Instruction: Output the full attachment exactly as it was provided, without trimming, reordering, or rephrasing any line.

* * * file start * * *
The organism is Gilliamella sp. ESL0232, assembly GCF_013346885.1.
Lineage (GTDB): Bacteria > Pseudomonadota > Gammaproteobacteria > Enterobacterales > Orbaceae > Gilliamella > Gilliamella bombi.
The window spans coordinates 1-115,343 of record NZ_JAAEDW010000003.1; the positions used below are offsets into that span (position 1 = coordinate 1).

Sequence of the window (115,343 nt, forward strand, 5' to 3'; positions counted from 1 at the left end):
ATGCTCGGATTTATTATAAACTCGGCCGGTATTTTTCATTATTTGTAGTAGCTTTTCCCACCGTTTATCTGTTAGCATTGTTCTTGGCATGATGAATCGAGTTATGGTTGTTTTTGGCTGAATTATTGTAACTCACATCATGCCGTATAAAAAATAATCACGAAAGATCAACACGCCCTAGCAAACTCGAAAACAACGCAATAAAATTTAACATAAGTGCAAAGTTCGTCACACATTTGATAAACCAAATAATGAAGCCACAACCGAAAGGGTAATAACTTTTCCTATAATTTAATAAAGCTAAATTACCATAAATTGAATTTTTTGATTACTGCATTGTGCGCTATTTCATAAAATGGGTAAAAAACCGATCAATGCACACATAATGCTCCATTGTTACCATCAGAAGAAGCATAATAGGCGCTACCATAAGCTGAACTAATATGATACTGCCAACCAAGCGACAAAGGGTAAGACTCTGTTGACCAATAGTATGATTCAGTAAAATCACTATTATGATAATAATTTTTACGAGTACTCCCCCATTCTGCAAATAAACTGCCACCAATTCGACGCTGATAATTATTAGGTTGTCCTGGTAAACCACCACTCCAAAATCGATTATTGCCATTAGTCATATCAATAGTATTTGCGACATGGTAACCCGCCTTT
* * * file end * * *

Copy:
The organism is Gilliamella sp. ESL0232, assembly GCF_013346885.1.
Lineage (GTDB): Bacteria > Pseudomonadota > Gammaproteobacteria > Enterobacterales > Orbaceae > Gilliamella > Gilliamella bombi.
The window spans coordinates 1-115,343 of record NZ_JAAEDW010000003.1; the positions used below are offsets into that span (position 1 = coordinate 1).

Sequence of the window (115,343 nt, forward strand, 5' to 3'; positions counted from 1 at the left end):
ATGCTCGGATTTATTATAAACTCGGCCGGTATTTTTCATTATTTGTAGTAGCTTTTCCCACCGTTTATCTGTTAGCATTGTTCTTGGCATGATGAATCGAGTTATGGTTGTTTTTGGCTGAATTATTGTAACTCACATCATGCCGTATAAAAAATAATCACGAAAGATCAACACGCCCTAGCAAACTCGAAAACAACGCAATAAAATTTAACATAAGTGCAAAGTTCGTCACACATTTGATAAACCAAATAATGAAGCCACAACCGAAAGGGTAATAACTTTTCCTATAATTTAATAAAGCTAAATTACCATAAATTGAATTTTTTGATTACTGCATTGTGCGCTATTTCATAAAATGGGTAAAAAACCGATCAATGCACACATAATGCTCCATTGTTACCATCAGAAGAAGCATAATAGGCGCTACCATAAGCTGAACTAATATGATACTGCCAACCAAGCGACAAAGGGTAAGACTCTGTTGACCAATAGTATGATTCAGTAAAATCACTATTATGATAATAATTTTTACGAGTACTCCCCCATTCTGCAAATAAACTGCCACCAATTCGACGCTGATAATTATTAGGTTGTCCTGGTAAACCACCACTCCAAAATCGATTATTGCCATTAGTCATATCAATAGTATTTGCGACATGGTAACCCGCCTTT